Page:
Jerry Zremski's  Buffalo News coverage of insider training by U.S. Representative Chris Collins

Jerry Zremski's Buffalo News coverage of insider training by U.S. Representative Chris Collins

The first member of the House to endorse Donald Trump for president pleaded guilty to felony insider trading charges on October 1—and when it happened, friends started congratulating me.

It’s all because more than two years earlier, I uncovered possible insider trading involving U.S. Representative Chris Collins’ pet Aussie biotech, Innate Immunotherapeutics.

This was simply good beat reporting. As a former business reporter working in Washington for The Buffalo News, I was the right journalist in the right place at the right time. Using company press releases, investor chat boards, and trading data to guide me, I could spot insider trading when it happened.

On June 21, 2017, Innate proudly announced that the Food and Drug Administration would allow it to begin research in the U.S. on its only product, an experimental drug for multiple sclerosis. But five days later, the company issued another press release saying clinical trials of that drug had failed in Australia and New Zealand.

My business reporting background told me that this meant Innate’s stock price would collapse and that Collins, a Buffalo-area Republican and at one point Innate’s biggest investor, would lose millions.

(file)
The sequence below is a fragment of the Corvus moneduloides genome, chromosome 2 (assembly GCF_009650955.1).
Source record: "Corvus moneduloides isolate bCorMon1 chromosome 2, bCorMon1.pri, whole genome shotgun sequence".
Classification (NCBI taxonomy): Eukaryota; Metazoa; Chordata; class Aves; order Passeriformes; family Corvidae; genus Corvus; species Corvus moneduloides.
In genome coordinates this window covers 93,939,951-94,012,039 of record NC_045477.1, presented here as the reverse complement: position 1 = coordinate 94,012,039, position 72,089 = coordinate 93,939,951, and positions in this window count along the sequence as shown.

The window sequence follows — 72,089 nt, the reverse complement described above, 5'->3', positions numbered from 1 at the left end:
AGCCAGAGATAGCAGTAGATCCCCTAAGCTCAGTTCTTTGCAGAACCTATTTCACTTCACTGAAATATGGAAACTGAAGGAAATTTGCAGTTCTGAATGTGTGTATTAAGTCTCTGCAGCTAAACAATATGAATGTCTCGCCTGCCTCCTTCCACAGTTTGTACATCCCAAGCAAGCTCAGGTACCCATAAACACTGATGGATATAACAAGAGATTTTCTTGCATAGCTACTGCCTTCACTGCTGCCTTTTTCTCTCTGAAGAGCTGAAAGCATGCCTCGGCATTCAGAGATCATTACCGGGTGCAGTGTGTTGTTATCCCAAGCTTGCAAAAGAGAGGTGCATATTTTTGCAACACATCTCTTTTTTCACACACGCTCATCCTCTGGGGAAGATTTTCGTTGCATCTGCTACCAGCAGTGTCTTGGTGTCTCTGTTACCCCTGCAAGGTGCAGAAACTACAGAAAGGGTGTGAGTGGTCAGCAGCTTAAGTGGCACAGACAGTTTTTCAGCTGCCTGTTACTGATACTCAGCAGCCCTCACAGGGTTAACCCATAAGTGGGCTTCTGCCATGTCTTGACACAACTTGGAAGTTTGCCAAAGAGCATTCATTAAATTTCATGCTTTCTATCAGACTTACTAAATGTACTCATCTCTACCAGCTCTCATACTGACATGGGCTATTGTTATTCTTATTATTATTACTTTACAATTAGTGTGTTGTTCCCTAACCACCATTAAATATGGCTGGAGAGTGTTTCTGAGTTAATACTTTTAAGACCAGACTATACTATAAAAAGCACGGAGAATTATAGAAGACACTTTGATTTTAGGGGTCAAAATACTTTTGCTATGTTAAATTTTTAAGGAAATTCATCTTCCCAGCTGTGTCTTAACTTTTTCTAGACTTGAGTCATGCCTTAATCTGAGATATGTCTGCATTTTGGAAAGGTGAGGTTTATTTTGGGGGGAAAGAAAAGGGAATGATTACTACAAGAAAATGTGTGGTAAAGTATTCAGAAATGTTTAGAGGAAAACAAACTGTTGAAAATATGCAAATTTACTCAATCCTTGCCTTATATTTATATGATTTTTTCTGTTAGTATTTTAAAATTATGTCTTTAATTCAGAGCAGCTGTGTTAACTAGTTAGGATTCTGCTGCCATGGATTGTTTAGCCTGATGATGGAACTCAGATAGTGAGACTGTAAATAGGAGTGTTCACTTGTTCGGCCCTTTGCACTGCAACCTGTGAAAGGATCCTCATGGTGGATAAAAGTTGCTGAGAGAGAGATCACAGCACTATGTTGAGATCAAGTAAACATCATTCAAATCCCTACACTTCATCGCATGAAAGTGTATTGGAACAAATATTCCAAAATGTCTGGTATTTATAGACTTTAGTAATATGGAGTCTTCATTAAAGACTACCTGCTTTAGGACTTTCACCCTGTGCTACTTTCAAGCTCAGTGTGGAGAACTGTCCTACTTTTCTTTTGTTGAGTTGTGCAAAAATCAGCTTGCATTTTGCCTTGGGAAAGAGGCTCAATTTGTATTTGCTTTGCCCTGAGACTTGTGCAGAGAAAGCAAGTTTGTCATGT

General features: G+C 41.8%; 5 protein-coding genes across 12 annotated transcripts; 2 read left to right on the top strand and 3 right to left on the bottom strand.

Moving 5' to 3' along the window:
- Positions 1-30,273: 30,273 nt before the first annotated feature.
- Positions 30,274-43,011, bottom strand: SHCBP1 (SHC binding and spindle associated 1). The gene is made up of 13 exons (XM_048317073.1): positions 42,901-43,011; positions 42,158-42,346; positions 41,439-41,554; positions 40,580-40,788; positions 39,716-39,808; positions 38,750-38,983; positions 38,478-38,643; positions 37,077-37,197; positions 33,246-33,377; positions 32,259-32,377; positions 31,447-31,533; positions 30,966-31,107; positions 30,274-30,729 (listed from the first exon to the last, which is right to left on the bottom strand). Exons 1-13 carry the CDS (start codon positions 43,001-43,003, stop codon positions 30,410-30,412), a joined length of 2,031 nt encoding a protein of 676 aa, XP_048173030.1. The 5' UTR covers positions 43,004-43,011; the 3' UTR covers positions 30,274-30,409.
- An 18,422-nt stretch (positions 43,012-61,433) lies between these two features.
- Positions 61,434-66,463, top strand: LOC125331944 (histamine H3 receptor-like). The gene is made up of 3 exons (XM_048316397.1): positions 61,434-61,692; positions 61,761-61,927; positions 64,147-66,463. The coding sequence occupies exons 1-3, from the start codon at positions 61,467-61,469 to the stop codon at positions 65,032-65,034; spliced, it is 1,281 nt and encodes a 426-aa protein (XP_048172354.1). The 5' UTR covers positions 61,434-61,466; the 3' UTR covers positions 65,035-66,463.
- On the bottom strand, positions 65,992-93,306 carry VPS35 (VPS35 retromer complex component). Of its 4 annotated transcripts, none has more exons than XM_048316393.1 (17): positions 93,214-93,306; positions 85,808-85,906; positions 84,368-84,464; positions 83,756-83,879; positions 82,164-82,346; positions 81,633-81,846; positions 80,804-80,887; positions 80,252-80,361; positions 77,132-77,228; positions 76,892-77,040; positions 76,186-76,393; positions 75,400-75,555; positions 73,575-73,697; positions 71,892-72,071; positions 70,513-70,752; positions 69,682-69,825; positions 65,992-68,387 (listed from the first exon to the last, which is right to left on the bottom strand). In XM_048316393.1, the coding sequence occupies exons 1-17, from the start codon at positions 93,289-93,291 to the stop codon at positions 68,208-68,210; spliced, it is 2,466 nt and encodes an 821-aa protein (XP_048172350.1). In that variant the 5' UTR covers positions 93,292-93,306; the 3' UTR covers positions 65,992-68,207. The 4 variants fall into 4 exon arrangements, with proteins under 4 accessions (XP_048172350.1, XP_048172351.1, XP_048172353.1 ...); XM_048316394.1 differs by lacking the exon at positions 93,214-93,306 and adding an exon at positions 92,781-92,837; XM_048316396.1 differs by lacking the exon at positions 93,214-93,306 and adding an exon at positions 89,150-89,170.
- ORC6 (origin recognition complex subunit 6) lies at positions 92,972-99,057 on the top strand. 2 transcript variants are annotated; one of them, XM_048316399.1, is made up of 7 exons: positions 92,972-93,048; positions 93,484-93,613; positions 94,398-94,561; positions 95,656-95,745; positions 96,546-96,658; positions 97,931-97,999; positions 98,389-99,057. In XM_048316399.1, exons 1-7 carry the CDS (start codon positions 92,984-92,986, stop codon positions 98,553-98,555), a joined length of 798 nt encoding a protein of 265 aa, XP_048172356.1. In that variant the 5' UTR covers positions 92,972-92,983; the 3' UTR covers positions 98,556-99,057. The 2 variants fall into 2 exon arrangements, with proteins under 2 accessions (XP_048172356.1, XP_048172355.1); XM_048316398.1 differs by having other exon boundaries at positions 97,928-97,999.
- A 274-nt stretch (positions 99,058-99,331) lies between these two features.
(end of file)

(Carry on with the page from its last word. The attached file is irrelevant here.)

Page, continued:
And thanks to my time as a business journalist, I knew all about “pump and dump” schemes, where companies hype their prospects days before releasing bad news, just so insiders can dump their stock before average investors can.

Talk of such a pump and dump scheme quickly filled an investors’ online chat room in Australia, so I wrote about it.

The next day, I found firmer evidence of insider trading. More Innate shares changed hands in the U.S. the previous Friday than in the previous 27 trading days combined, meaning someone had likely dumped their stock.

I highlighted that fact in a story in which Collins’ spokeswoman said no one in his family had sold any shares until after the company announced its only product was a failure.

That was a lie, one that federal prosecutors spelled out in an indictment 13 months later. Collins got the bad news about Innate in an email while at a White House picnic on June 22, 2017. He immediately called his son Cameron, who started dumping his shares in the following days while telling others to do so, too.

What lessons are there in this for other journalists?

First, cries of “fake news” are best met with a roll of the eyes. Collins called my stories just that in an August 2017 fundraising email. I ignored it and kept producing tough stories about him.

Second, in this age of shrinking staffs, my Collins coverage proves the value of the Washington beat, as well as the educational value of a few years covering business. Based on the drop in membership in the D.C.-based Regional Reporters Association, the number of reporters covering Washington for local news outlets may have plummeted by about two-thirds in 20 years.

Which prompts me to ask: how many members of Congress don’t have any reporters covering them the way I covered Collins? And are some lawmakers getting away with wrongdoing as a result?

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